By Saarang Kashyap
In coastal Antarctica, some snow isn’t the typical white. Green snow, created by blooms of algae, are giving the continent an increasingly green tinge. Warming temperatures due to climate change are helping the formation and spread of this green snow, which is more prevalent along the coast.
Using data collected over two years by the European Space Agency’s Sentinel 2 satellite, together with on-the-ground observations, a research team from the University of Cambridge and the British Antarctic Survey have created the first map of the algae blooms on the Antarctic Peninsula coast. The study reports that over 1,600 algal blooms were spotted on the snow surface, especially near hotspots for marine birds and mammals. This is because these animals strongly contribute to the growth of algae as their excrement serves as a fertilizer for growth. “Over 60% of blooms were found near penguin colonies, and others were found near birds’ nesting sites” (Woodyatt, CNN).
There may be a benefit to having a sudden growth of algae in Antarctica’s snow. “The algal blooms in Antarctica are equivalent to about the amount of carbon that’s being omitted by 875,000 average UK petrol car journeys,” Davey said. However, this number pales in comparison to the global carbon budget, with the algae not making a significant enough dent to be considered useful in reducing CO2.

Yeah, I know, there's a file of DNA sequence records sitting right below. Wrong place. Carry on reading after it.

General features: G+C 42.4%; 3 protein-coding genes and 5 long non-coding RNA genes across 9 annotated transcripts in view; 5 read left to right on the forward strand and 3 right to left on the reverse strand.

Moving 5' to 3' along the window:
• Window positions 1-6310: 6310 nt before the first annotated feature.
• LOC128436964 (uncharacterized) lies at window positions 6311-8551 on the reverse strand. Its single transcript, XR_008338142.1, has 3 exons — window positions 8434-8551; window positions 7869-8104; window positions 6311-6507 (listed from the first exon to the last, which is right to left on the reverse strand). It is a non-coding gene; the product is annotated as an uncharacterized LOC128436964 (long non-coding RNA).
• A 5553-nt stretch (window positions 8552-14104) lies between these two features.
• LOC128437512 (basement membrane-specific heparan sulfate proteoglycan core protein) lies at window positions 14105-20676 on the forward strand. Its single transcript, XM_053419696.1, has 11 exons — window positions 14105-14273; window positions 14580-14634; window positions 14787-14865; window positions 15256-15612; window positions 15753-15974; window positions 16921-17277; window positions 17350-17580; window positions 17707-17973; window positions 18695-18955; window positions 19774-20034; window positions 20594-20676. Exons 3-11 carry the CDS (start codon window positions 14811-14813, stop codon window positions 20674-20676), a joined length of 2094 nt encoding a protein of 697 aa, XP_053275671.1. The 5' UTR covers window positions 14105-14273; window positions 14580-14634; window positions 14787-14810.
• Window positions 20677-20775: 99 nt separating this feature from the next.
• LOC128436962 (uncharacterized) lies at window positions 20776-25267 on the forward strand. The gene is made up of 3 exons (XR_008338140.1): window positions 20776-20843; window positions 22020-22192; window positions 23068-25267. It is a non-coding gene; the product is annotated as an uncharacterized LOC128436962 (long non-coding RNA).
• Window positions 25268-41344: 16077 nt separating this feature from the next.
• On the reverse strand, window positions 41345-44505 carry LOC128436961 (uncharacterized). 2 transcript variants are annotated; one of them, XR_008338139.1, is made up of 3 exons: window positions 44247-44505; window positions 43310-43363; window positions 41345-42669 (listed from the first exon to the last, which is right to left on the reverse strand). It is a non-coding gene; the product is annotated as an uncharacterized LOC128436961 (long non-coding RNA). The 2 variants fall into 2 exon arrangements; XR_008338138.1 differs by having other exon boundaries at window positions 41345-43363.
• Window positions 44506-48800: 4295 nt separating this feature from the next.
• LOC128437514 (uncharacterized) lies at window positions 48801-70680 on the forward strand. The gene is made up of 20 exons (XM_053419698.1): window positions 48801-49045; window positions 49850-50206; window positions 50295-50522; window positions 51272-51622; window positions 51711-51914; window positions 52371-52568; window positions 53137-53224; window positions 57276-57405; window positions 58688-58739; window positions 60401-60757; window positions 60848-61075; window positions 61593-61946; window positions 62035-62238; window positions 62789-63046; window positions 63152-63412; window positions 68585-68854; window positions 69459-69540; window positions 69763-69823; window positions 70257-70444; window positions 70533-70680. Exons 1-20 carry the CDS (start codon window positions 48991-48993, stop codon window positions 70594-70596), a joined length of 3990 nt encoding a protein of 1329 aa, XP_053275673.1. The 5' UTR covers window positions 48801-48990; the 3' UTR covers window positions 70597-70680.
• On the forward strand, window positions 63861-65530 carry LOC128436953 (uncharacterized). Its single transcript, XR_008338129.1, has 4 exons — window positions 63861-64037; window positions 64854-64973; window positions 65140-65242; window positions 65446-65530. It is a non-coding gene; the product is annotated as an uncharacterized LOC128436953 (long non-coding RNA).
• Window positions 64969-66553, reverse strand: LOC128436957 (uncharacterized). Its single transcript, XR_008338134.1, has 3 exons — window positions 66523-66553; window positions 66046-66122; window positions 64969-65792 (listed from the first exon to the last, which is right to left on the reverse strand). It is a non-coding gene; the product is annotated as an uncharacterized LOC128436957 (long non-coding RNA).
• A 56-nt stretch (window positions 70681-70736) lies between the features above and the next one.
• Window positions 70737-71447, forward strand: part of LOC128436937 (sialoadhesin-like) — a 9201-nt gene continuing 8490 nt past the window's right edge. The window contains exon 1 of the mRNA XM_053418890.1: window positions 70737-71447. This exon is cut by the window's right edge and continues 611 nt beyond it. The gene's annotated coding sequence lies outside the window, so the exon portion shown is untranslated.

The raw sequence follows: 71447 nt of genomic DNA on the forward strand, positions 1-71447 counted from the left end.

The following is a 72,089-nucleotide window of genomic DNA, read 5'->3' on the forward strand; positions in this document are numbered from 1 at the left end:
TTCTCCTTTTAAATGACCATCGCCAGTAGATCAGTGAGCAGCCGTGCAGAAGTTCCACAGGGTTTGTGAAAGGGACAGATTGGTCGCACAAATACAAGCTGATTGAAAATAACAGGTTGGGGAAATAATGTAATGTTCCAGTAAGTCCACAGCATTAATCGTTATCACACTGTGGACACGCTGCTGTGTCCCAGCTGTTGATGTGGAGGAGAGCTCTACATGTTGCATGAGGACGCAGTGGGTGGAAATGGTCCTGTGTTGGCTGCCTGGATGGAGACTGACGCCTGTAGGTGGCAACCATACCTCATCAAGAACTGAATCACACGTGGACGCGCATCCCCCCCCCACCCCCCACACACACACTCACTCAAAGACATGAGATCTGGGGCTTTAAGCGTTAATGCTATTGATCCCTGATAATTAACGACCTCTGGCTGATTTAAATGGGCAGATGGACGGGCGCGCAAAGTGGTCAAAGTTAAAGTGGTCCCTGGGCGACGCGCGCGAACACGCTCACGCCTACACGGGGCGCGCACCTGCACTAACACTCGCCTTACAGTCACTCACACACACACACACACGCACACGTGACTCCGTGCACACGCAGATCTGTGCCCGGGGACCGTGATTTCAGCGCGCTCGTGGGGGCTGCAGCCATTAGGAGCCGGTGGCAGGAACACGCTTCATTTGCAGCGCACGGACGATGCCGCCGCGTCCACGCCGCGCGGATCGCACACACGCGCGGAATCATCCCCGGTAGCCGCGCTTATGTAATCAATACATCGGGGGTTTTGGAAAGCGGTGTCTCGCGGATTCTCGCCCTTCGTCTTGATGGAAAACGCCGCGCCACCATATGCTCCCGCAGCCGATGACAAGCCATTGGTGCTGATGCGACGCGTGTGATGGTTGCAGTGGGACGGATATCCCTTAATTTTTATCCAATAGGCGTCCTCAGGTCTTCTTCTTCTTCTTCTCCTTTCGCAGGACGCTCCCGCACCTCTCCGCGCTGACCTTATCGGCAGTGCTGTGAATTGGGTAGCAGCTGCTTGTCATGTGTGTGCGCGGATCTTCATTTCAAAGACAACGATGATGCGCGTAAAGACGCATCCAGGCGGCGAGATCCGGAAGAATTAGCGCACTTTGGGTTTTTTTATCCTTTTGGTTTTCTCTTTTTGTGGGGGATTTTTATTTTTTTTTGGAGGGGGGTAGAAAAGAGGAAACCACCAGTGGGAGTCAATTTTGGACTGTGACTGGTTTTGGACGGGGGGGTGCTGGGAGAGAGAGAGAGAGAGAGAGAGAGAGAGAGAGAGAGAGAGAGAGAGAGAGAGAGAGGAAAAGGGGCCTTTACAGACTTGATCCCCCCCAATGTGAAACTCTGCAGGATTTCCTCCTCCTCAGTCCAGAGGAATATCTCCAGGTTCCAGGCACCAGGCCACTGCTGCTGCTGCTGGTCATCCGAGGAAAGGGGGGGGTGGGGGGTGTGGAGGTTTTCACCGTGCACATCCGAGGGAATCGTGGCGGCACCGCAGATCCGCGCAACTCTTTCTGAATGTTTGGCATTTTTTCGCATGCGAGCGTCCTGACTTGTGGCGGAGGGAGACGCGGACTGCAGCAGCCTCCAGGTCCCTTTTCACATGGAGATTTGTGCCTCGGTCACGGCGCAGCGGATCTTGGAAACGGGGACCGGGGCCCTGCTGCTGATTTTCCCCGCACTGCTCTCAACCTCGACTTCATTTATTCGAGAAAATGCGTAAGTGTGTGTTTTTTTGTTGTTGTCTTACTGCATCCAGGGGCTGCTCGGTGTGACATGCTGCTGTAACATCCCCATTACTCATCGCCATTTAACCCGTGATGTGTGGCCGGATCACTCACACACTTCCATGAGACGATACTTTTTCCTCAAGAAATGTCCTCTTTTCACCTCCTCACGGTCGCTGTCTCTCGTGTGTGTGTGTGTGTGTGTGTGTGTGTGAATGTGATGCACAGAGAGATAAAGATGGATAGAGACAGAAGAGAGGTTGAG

Climate change will play a key role in the inevitable “greening” of Antarctic snow. “As Antarctica warms, we predict the overall mass of snow algae will increase, as the spread to higher ground will significantly outweigh the loss of small island patches of algae,” said University of Cambridge plant scientist Andrew Gray, lead author of the paper. Scientists are additionally investigating red and orange algae, which are also erupting in small blooms not currently visible from space. Who knows? Antarctica might have snow in all colors of the rainbow soon.